Roadtripping Thailand

Riding the Mae Hong Son route

A little earlier this year Perth riders Luke Pegrum and Oscar Thompson ventured to the Thai city of Chiang Mai to begin a week-long journey of self-discovery. Their goal was to complete the Mae Hong Son loop, a famous 600km motorcycle journey through the misty mountains of Northern Thailand, starting and finishing in Chiang Mai. As Luke and Oscar soon discovered, their trip was to become one of real ups and downs; physically, topographically and emotionally.

Chiang Mai is the largest city in Northern Thailand.

Chiang Mai is the largest city in Northern Thailand.

Chiang Mai may not be on your cycling holiday bucket list, but it should be. When I first visited in 2011, I nearly didn’t leave — a week exploring the surrounding mountains on a rented motorcycle had seduced me, and I wanted to stay for good. Alas, life came first, and I reluctantly returned to Australia — but a desire to one-day return remained.

At that point, I’d just dipped my toes into the world of cycling. My close friend Oscar Thompson had been deep into it during our first years of university, even convincing me to buy a bike. But I didn’t ride it much and when winter came we put the bikes in the shed and forgot about them.

But my exposure to the beauty — the majesty — of mountain roads, got me back on the bike. Perhaps glad to have a friend to ride with, Oscar joined me and together we spent hours riding through the Perth hills. The buzz was back; I was hooked.

Unfortunately, the demands of university and work took their toll on Oscar. After a hard ride, Oscar ‘rage quit’ — throwing his gloves, helmet and glasses across his backyard in a frenzy, and consigning his bike to the past.

I continued riding though, and while Oscar completed university and began working fly-in-fly-out (FIFO) as an engineer, I flailed through my degree while squeezing in as many long, mid-week rides as I could. We barely saw each other for years, and as so often happens, our lives diverged as new pressures took priority over old friendships.

But the best friendships need the least tending.

Panorama of Chiang Mai from the Doi Suthep lookout. Image: Pratyeka

Panorama of Chiang Mai from the Doi Suthep lookout. Image: Pratyeka Wikimedia Commons


Click the map for a full, interactive version.

Click the map above to open a full, interactive version.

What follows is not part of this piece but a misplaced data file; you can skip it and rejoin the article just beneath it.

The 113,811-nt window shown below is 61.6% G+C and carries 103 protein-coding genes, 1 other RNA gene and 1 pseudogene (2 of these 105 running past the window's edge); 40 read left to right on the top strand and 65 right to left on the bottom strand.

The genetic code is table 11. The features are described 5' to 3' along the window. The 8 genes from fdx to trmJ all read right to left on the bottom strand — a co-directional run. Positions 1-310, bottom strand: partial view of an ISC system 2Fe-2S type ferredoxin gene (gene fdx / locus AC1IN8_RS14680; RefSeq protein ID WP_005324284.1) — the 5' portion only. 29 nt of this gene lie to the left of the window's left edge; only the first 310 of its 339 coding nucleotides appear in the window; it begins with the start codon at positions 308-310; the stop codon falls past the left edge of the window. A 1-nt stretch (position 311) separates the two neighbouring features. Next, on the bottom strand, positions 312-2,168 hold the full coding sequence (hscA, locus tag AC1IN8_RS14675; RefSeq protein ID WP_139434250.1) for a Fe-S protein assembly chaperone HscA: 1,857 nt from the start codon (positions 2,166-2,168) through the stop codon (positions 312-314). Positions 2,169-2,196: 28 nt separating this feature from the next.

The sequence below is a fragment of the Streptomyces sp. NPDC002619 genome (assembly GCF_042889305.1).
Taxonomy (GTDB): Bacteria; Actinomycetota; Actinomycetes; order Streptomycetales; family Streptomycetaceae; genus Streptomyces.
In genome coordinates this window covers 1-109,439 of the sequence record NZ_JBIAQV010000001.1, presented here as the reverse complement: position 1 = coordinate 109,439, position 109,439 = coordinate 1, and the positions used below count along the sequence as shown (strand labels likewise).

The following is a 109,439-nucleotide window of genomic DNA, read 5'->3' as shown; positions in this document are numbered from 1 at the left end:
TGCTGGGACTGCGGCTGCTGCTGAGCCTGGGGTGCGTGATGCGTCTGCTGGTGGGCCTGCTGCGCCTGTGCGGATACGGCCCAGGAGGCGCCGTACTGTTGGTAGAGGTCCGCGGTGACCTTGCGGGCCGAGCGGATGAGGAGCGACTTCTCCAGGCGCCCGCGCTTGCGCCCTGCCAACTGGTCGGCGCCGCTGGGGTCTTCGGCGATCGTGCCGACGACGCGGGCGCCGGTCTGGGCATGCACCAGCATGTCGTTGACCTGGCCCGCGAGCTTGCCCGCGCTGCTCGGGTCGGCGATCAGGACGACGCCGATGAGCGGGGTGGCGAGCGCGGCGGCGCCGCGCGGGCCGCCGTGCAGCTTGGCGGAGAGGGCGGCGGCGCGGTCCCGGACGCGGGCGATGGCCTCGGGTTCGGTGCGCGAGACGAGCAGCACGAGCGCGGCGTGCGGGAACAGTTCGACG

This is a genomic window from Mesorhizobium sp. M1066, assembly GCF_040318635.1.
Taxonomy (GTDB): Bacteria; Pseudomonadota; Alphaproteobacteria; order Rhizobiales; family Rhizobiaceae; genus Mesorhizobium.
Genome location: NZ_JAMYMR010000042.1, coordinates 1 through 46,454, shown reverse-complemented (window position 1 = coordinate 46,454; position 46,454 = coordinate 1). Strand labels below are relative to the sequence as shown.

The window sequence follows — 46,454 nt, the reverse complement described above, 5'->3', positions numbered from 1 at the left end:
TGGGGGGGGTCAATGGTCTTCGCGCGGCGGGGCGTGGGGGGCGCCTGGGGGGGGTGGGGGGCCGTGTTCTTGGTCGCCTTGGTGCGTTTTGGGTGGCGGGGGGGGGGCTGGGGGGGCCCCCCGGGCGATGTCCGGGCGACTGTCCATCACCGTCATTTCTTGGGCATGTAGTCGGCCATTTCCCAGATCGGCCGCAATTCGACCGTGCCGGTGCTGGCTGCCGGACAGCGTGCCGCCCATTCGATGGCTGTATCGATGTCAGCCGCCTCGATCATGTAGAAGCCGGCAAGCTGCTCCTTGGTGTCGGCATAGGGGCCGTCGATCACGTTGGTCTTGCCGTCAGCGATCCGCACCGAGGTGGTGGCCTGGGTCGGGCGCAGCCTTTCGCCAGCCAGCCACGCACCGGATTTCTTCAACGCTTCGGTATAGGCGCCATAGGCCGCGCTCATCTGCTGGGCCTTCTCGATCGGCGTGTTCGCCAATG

When Oscar’s tenure working FIFO was coming to an end, he suggested we go on a cycling trip in the spirit of the Morton brothers’ Thereabouts documentary. I saw this as a natural opportunity to return to Chiang Mai and resolve the unfinished business I had with the place.

When I rented a motorcycle there I was given a map and recommendation to ride a famous motorcycle loop through Mae Hong Son, a mountainous region west of Chiang Mai. At the time I thought it too serious an undertaking to attempt solo, considering I barely knew how to ride, but my curiosity was piqued. Now seemed the perfect opportunity to take on the challenge, but on a roadie.

I don’t recall when I convinced Oscar to take the plunge with me; he thinks he must have been drugged to agree. “I don’t remember ever agreeing to it and now it’s just happening and there’s nothing I can do about it,” he told a friend as our departure loomed and the difficulty of the route had sunk in.

The Mae Hong Son loop totals about 660km, with 13,000 metres of climbing and 4,000 bends. We planned to ride it in six stages, with two days off for rest and ‘tourism’.

After a few rides together in the Perth ‘Hills’, neither of us had a lot of confidence in Oscar’s ability to complete the route. Nevertheless Oscar remained focused, if not entirely optimistic. With a few hundred kilometres of training in Oscar’s legs, we each packed a small backpack with spare clothes and nothing else, stowed our bikes in cardboard and set off for Chiang Mai.




Oscar (left) and Luke (right).

Oscar (left) and Luke (right).

The trip didn’t start as we planned. As we dined out in Chiang Mai, we overheard the forecast for the next few days and both tightened — five days of rain during what was meant to be the dry season was not what we wanted to hear. The following morning we woke at six planning to beat the traffic out of the city, but were met with darkness and the steady patter of rain falling heavy on the roof.

Grimacing, we slowly readied ourselves to leave, but it was cold and wet and not even the excitement of first-day riding was enough to get the spirits up too much higher than the temperature.

This changed dramatically when we turned off the main highway on to the small road to Pai, our day-one destination. We were immediately jolted into rural Thailand, riding on a beautiful, smooth road lined with dense foliage interspersed by paddy fields and small villages. Rolling hills got the legs warmed up and our expressions turned to smiles, despite the relentless rain.

Then the road pitched upwards, straight into the clouds. I gave Oscar a nod and rode off ahead, leaving us both in solitude, walled in by fog on all sides.



“It seemed the most natural thing to be surrounded by cloud as we tapped upwards along this beautiful road.”

Mae Hong Son translates to “the City of Three Mists”, named for the heavy fog which engulfs much of the region year-round, adding an element of mythical beauty to the majestic route. At sunrise, the fog lies heavy in the valleys, coldly hiding from sight anything beyond a one or two hundred metre radius.

When viewed from higher ground — the balcony of a well-located guesthouse for instance — the cloud drifts below, making islands of the surrounding mountaintops which appear to float on a sea of whiteness. As the sun’s golden rays take the edge off the nippy morning air, the fog slowly rises to reveal glistening dew-dressed greenery and terraced farmland.

But on a cold day like this the fog hangs around, cutting off the views though giving the road a supernatural sense. In the Pyrenees, a whiteout like this bites with a menacing cold, forcing you to grit your teeth as you plunge through its unpleasantness. Here, the fog envelopes you much gentler — it seemed the most natural thing to be surrounded by cloud as we tapped upwards along this beautiful road, surrounded by lush, rain-soaked vegetation.

At the top of the first peak we sheltered from the rain with some people selling bananas at the roadside, who invited us to share their fire. We loaded up on fresh fruit, which always tastes so much better in Asia, and continued on upwards.